For thousands of years, humans have taken every precaution to avoid mosquitoes and the diseases they carry, from Malaria to Zika. But while techniques for fighting the insects have improved dramatically over time, scientists say long-term climate change could soon make protecting humans from mosquitoes much more difficult.
The link between climate change and mosquito-borne illness centers around how rising temperatures may expand the area in which mosquitoes can thrive. Most such illnesses can only be transmitted at temperatures between approximately 16°C (61°F) and 38°C (100°F), according to a World Health Organization report. Perhaps more significantly, the time it takes for mosquitoes to develop decreases significantly the closer temperatures are to around 30°C (86°F). The average global temperature is expected to rise by at least 2°C (3.6°F) by 2100 even if countries take dramatic action to limit their greenhouse gas emissions. In some areas, that shift will be much more dramatic.Full Story
Rubbish piled up on New Delhi's streets on Monday as refuse collectors vowed to push ahead with a nearly week-long strike, the latest crisis to hit the world's most polluted city.
Already reeling from dangerously high levels of toxic smog, the Indian capital is now grappling with uncollected garbage that has been mounting in parts of the city since January 27.Full Story
Ethiopia is struggling from its worst drought for 30 years with millions in dire need of life saving aid, U.N. Secretary-General Ban Ki-moon warned Sunday.
At least 10.2 million people need food aid in Ethiopia, a figure the U.N. has warned could rise sharply, as "forecasts indicate that it could double within months" casting a fifth of the population into hunger.Full Story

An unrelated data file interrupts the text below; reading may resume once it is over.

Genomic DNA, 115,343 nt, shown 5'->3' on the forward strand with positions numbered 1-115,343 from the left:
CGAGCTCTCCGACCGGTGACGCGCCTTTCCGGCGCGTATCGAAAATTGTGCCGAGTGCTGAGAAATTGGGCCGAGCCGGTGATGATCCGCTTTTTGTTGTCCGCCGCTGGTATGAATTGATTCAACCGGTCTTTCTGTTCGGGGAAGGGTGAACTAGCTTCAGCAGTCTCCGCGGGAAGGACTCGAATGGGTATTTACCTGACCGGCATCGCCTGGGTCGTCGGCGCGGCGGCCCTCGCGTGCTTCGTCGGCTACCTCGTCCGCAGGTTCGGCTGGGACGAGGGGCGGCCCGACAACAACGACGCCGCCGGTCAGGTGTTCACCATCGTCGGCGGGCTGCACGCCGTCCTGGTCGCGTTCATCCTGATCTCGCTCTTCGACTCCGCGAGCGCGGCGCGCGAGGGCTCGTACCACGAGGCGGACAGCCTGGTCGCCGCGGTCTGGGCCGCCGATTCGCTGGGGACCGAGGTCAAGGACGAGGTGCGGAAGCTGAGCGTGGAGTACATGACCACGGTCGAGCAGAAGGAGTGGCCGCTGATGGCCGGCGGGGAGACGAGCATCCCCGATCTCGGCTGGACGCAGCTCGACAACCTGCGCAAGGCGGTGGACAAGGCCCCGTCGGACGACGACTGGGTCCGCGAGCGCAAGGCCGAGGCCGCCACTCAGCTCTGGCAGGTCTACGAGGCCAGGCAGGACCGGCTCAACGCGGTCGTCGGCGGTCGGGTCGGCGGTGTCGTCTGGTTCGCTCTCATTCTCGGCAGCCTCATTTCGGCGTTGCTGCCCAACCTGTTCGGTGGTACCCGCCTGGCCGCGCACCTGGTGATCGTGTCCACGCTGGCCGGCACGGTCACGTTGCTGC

World Heritage-listed forests whose origins pre-date the age of the dinosaurs are being destroyed by raging Australian bushfires, with conservationists increasingly fearful they could be lost forever.
Firefighters in Tasmania -- a state south of the mainland known for its cooler temperatures -- have been battling bushfires for 18 days, with 95,000 hectares (234,750 acres) of land burnt so far, authorities said Friday.Full Story
Victims of Hungary's worst ever toxic spill, which killed 10 people and injured 150 in 2010, voiced outrage after the boss of the alumina plant that caused the disaster was cleared of any wrongdoing on Thursday.
Zoltan Bakonyi, the former director of the MAL alumina plant in Ajka, and 14 employees were acquitted of charges of negligence, waste management violations and damages to the environment.Full Story
Bolivia’s second largest lake has disappeared, displacing hundreds if not thousands of people who depend on it for their livelihoods.
Lake Poopo was officially declared “evaporated” last month in what scientists have said serves as a warning about climate change.Full Story
Going green by switching to renewable sources of electricity could be good business for the U.S., according to new research.
A report by researchers at the Lawrence Berkeley National Laboratory in California says that cutting greenhouse gas emissions meant that the U.S. as a whole was $2.2 billion better off in 2013.Full Story
One person was killed on Tuesday in a mudslide at a laboratory of France's national nuclear waste management agency in the northeast of the country, the emergency services said.
Another person suffered minor injuries in the incident at Bure near Nancy.Full Story
Tens of millions of trees in California are now at risk because of sustained drought, according to new research.
And a different study in a different journal foresees a parched future for the evergreen forests not just in the Golden State but in the entire U.S. southwest.Full Story
Denmark produced 42% of its electricity from wind turbines last year according to official data, the highest figure yet recorded worldwide.
The new year-end figures showed a 3% rise on 2014, which was itself a record year for Danish wind energy generation.Full Story